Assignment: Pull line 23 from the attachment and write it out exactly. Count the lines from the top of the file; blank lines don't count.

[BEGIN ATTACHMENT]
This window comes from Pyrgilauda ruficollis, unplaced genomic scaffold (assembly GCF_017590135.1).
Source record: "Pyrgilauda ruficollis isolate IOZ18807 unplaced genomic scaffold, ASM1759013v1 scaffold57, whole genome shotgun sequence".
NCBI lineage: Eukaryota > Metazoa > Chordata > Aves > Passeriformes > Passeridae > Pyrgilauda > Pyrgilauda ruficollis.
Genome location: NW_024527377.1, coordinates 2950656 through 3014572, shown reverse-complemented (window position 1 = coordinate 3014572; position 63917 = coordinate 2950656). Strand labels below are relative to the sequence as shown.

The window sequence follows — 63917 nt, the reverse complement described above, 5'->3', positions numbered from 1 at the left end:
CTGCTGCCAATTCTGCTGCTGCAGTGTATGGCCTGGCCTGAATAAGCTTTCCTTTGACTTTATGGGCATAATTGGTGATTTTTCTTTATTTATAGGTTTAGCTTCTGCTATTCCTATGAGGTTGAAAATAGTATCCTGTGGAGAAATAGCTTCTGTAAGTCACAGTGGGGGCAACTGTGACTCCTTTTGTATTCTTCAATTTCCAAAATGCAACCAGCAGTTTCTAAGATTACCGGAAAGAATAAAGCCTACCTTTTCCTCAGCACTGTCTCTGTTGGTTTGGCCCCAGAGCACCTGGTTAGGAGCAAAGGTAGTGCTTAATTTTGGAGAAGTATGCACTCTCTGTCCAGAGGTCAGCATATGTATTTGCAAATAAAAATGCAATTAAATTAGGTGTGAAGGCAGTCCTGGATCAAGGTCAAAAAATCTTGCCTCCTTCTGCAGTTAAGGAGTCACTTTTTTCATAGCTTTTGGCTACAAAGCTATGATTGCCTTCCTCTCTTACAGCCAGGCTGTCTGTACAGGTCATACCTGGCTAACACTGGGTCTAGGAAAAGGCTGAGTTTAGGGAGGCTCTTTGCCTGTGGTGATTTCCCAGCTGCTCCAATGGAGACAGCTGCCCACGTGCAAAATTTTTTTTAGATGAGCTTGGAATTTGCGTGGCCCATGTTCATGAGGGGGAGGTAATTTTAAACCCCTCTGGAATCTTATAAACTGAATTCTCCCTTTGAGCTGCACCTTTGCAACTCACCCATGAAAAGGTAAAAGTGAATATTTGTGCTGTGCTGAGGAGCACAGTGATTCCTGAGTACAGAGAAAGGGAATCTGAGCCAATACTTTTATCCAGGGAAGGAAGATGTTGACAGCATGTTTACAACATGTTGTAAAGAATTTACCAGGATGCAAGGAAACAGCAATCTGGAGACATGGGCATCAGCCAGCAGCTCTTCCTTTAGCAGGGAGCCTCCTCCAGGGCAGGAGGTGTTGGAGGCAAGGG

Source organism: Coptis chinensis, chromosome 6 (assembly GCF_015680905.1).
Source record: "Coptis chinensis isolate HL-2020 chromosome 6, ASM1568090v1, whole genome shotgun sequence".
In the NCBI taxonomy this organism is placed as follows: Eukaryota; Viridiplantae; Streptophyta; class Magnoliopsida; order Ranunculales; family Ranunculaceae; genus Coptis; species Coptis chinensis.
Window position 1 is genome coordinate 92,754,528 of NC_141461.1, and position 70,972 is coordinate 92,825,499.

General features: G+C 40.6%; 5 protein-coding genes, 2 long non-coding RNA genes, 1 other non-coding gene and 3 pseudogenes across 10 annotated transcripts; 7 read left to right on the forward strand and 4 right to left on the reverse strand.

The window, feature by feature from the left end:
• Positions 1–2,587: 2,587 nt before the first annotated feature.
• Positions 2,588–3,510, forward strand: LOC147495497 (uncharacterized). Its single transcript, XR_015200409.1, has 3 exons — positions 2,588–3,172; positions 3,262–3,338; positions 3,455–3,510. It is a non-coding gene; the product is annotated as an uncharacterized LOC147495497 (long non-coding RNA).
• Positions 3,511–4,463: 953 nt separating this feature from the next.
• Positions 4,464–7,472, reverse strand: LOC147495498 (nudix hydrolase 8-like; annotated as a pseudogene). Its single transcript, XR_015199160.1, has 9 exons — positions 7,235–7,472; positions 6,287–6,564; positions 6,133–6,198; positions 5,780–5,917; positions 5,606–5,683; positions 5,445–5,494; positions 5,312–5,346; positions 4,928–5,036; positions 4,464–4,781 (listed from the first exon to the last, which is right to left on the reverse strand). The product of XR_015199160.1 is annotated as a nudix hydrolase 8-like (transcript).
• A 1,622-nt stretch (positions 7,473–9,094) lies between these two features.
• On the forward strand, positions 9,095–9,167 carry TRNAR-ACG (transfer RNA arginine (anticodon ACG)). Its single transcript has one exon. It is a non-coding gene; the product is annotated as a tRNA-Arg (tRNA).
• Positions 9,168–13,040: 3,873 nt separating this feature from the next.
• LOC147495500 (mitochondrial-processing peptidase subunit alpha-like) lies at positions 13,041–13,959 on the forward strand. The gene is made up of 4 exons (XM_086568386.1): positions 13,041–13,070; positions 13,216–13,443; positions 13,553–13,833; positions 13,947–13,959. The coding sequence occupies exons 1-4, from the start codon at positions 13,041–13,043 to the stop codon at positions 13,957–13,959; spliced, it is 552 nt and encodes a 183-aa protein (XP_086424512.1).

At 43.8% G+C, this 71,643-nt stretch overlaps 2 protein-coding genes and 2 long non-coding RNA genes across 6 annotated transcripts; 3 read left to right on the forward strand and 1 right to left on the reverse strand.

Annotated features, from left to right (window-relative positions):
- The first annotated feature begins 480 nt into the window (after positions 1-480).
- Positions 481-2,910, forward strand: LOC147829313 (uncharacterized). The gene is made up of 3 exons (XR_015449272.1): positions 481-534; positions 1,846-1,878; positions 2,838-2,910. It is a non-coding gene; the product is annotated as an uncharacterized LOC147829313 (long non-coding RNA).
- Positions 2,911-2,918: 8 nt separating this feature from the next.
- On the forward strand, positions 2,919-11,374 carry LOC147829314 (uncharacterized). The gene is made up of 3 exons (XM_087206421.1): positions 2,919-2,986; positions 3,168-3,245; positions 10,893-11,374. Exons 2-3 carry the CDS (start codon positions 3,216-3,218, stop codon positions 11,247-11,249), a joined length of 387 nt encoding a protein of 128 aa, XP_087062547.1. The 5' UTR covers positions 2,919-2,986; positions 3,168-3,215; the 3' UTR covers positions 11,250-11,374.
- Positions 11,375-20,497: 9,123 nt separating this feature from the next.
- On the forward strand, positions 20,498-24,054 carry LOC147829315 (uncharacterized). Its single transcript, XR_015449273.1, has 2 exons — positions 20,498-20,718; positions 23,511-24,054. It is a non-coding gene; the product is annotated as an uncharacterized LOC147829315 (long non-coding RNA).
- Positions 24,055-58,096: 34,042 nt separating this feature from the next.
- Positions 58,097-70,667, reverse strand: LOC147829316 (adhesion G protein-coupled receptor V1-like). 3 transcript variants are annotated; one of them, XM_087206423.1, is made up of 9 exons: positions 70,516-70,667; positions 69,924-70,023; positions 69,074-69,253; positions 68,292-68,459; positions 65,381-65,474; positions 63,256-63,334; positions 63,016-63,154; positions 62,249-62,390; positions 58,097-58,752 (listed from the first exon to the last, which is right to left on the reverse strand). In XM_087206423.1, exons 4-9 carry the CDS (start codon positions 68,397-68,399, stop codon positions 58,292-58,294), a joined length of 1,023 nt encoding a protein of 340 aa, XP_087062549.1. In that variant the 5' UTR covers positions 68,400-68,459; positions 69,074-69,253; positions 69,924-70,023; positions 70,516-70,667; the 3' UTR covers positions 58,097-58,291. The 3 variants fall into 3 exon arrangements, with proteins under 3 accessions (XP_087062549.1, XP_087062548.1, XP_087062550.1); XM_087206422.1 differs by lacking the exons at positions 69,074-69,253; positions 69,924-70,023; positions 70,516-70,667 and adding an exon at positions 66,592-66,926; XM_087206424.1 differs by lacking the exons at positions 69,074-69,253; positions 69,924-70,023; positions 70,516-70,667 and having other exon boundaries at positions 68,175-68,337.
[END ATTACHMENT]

- The first annotated feature begins 480 nt into the window (after positions 1-480).